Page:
MT LAUREL – Unlike every other Republican congressional candidate in the state, Rep. Tom MacArthur said he would like it if President Donald Trump came to campaign for him, even if he thought the prospect was less than likely.
“If he came, I certainly would appear with him, yes,” MacArthur said following an unrelated press conference about tariffs on Tuesday. “I’d love to have him in New Jersey, but I don’t see that happening right now. I think he’s all over the country, and he’s been here.”
Other Republican candidates in the state – including ones that have ties to Trump, like Assemblyman Jay Webber, for whom Trump is holding a fundraiser Thursday, and Bob Hugin, who was New Jersey finance chair for Trump’s 2016 campaign – have distanced themselves from the president in an attempt to catch moderates who might view the president unfavorably.
Some Democrats, namely Webber opponent Mikie Sherrill, have likewise moderated their views of the president in an attempt to court moderates.
But MacArthur, who has been the staunchest Trump ally among New Jersey’s congressional delegation, made no such attempts at moderation.
A recent Stockton University poll has Trump with an upside-down 44%-55% approval rating in New Jersey.
It’s something of a truism that elections are decided by turnout, and the election in New Jersey’s third congressional district is no exception.
The district boasts a stark partisan split between its two counties. Burlington County is more favorable to Democrats, and MacArthur challenger Andy Kim will need a surge there to win. But Ocean County is one of New Jersey’s tried and true Republican strongholds.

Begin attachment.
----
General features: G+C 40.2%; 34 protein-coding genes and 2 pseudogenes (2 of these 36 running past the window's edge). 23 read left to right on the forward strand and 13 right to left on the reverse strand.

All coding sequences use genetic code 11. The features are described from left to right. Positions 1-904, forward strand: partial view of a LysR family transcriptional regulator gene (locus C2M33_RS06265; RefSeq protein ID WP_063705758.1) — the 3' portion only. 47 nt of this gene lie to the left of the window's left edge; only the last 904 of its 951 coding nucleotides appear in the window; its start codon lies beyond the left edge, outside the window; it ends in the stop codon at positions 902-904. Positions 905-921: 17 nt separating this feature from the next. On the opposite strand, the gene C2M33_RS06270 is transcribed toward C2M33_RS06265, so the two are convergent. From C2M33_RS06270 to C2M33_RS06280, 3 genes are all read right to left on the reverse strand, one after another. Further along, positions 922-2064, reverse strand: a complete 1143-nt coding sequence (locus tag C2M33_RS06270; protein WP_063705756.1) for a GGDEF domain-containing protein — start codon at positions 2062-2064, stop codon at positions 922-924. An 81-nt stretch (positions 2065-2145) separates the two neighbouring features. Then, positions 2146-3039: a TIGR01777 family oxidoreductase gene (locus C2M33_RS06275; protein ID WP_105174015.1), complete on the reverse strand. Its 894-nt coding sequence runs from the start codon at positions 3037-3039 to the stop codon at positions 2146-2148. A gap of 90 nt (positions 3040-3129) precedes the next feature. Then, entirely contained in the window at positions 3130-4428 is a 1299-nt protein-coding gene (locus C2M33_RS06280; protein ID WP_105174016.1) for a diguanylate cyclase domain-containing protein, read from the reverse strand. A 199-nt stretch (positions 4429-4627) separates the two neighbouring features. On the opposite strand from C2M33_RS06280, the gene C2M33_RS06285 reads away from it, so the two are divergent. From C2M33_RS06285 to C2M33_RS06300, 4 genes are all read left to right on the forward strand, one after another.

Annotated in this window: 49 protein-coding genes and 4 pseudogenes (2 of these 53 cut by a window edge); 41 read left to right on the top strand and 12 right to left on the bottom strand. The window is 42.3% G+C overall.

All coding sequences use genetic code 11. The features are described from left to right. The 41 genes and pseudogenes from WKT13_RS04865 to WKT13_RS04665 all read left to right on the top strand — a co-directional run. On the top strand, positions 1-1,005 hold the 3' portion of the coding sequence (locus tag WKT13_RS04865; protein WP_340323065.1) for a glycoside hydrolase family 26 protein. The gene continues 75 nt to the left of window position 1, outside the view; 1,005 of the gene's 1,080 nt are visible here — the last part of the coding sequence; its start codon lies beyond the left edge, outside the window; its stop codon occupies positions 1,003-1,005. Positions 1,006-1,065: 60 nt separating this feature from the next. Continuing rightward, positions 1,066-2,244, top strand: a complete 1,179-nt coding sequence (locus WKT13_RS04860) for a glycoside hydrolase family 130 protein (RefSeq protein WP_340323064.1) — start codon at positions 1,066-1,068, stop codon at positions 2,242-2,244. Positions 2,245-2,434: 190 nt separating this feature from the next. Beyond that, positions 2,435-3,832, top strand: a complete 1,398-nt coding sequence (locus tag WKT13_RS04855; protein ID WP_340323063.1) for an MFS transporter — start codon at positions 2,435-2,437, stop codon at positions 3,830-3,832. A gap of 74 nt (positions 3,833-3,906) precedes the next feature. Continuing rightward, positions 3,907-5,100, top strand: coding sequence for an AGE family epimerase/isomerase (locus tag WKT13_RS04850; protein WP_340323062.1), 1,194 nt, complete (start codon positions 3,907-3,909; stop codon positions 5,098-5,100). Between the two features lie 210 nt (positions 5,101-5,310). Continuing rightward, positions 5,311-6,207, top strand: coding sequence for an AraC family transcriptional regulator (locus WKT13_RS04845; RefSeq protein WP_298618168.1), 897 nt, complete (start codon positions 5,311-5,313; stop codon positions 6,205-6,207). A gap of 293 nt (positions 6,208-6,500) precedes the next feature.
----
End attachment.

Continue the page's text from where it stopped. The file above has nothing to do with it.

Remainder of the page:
A visit from the president – say, to a campaign rally in a place like Tom’s River – could serve to energize Republican voters in Ocean County and offset the enthusiasm gap between Republicans there and Democrats elsewhere in the district.
It could be especially effective given the proximity of the election, which is now just two weeks away.
But, an appearance from Trump could have the same effect in Burlington County, only it would likely push up turnout among Democratic and left-leaning voters.
MacArthur has previously claimed, and did so again Tuesday, that Kim is running to oppose Trump.
Kim has largely toed around the president on the campaign trail, but he has previously attacked some of Trump’s policies, including border separations and the tax plan Republicans passed last year.
“This is one of the issues with my opponent. He’s running to resist Trump,” MacArthur said. “He’s trying to sound like he’s not, but his whole history, it’s crystal clear that his motivation for running, and it comes out at times. The other day we were in a joint appearance, and he talked about the need to stop this administration. That’s what it is for him. I think it’s bad for America.”